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Even before Tuesday’s edition of PD Notebook aired, the South Korean investigative news show similar to 60 Minutes dominated local headlines as its preview featured snippets of several actresses opening up about sexual abuse allegations — including rape — by Venice Lion-winning filmmaker Kim Ki-duk.
The accusations are the latest and most shocking revelations as the #MeToo movement takes South Korea by storm, with women going public about sexual abuses they’ve experienced in various sectors ranging from politics to theater.
A former actress, who asked to remain anonymous on the program, said Kim sexually harassed her multiple times during pre-production for a film she was cast in. During production, when cast and crewmembers lodged together, she said the director raped her in her room following repeated attempts to violate her.
She claimed, however, that she was raped by not only Kim but also the now disgraced actor Cho Jae-hyun. Kim and Cho are among South Korean cinema’s iconic collaborators, akin to Tim Burton and Johnny Depp, and the veteran actor recently announced his resignations from both a local university and film festival organizing committee, admitting through a statement that he was “guilty,” when several female crewmembers of theater and TV productions reported his sexual misconduct. The actress in question said Cho’s manager also attempted to rape her during the filming.
The actress said Kim had promised her the lead role in his next project, but on the condition that she maintain sexual relations with him. But the alleged rape victim said she “was unable to do anything” and received psychiatric therapy while suffering from a panic disorder after the first film project with Kim.
“I sought advice from a well known actress [after the rapes], but she said ‘this is how the film industry is,'” she said. “It made my entire body tremble and quiver to watch [Kim Ki-duk’s and Cho Jae-hyun’s careers] thrive,” she said about the internationally feted filmmaker who won the Venice Golden Lion for 2012’s Pieta, among other prizes at Cannes and Berlin Film Festivals. “Why are victims the ones forced to give up their dreams?” she said.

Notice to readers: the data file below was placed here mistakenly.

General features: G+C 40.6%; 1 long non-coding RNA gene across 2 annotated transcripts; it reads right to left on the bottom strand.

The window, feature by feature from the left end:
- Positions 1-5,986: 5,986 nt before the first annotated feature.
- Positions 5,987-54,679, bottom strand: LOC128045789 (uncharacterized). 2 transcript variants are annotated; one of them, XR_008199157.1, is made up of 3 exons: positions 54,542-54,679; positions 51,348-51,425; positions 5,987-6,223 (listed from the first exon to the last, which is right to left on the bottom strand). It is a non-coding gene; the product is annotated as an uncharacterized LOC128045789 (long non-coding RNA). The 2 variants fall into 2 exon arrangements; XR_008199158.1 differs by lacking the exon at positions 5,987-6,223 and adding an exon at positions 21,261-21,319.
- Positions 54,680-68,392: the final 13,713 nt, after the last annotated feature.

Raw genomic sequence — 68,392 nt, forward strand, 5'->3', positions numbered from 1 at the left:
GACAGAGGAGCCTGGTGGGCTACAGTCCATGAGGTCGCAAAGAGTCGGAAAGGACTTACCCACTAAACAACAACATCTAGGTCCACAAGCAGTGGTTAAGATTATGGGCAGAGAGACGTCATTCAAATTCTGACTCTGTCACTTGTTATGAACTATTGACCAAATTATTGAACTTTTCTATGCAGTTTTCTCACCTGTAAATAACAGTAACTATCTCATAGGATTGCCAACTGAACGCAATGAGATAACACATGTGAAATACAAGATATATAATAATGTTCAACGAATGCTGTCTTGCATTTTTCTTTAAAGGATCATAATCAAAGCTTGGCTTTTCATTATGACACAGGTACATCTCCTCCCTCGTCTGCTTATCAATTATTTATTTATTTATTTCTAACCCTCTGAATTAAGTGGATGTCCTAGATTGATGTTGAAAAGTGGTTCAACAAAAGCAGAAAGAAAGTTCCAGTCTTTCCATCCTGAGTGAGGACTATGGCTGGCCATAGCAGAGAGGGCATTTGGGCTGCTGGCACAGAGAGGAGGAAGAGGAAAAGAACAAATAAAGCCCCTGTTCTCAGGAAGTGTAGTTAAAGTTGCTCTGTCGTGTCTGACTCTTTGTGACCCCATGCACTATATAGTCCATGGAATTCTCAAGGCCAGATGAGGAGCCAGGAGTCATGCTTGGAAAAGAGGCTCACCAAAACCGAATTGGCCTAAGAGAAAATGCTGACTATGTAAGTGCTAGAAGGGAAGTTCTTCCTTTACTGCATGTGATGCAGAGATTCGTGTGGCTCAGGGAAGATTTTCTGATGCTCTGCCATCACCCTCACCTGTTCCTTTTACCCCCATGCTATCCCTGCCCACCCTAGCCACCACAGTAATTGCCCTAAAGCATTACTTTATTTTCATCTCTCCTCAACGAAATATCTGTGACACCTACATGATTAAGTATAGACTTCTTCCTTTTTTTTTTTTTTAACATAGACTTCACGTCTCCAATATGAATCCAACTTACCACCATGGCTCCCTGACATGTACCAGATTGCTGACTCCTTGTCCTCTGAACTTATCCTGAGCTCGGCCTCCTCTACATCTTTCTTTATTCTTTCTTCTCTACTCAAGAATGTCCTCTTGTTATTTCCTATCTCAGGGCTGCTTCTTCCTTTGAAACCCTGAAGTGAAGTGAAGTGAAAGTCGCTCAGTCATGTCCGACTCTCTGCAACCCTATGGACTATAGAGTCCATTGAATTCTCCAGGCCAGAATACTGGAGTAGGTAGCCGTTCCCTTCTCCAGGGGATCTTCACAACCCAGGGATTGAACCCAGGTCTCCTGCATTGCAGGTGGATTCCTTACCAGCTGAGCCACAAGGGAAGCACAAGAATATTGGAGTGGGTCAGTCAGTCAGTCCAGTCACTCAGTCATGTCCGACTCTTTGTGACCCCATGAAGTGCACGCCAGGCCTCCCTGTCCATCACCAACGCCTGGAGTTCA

Meanwhile, another actress claimed she was fired from a leading role in Kim’s film because she refused him sex. This actress in question had already received wide media attention for suing Kim in late 2017, saying he slapped her on the set of the 2013 Venice title Moebius and forced her to do an unscripted sex scene. The local court ordered Kim to pay a fine of roughly $5,000 for physical assault, and the actress made an appeal because she felt it did not address the sexual violence she suffered.
Two days prior to production of Moebius, Kim tried to force her to engage in a three-way intercourse with him and another woman. When she refused the threesome, however, he fired her immediately, telling her, “I cannot work with an actor who cannot trust me.” This actress went public about this incident for the first time through PD Notebook, though she had appeared multiple times before the local press. Her identity continues to be withheld, in accordance with South Korean human rights and media standards for crime victims.
She added how it took her four years to take legal action against Kim because other cast and crewmembers “were afraid to come forth as witnesses,” fearing possible blows to their careers for speaking out against one of South Korea’s most famous artists.
A male crewmember who briefly worked for Kim and a male filmmaker agreed to give interviews for the program, but only after being promised complete anonymity through face blurs and audio distortions. Both said that “horrifying incidents” have notoriously occurred on the set of the decorated director’s films, but people kept silent because nobody dared lash out against a powerful man like Kim.
A third actress said she was cast for one of Kim’s projects but left after she fled during a pre-production meeting, pretending she needed to use the restroom. She “felt scared” as Kim verbally harassed her with inappropriate sexual remarks and questions, such as asking her about the color of her private body parts.
“My agency was sorely disappointed about [my missing the opportunity to take part in Kim’s project],” but “years down the road, I still cannot forget that time in the café.” “I left [the film business] but my successors are in a position to advance their careers through [sexual favors] instead of their talent.”
The controversial director, meanwhile, sent the creators of PD Notebook a long SMS message after refusing to take their calls and interview requests.
“The #MeToo movement continues to become increasingly drastic […] and bury people alive even before the truth has been revealed,” read parts of the message revealed on Tuesday’s show. “I’ve never fulfilled my personal desires through movies.”
He was also quoted as saying: “I have stolen a kiss … but never did anything beyond that without a woman’s consent” and that “I have been involved in intimate relationships, but it was always consensual. I am, however, ashamed of this as a married family man.”
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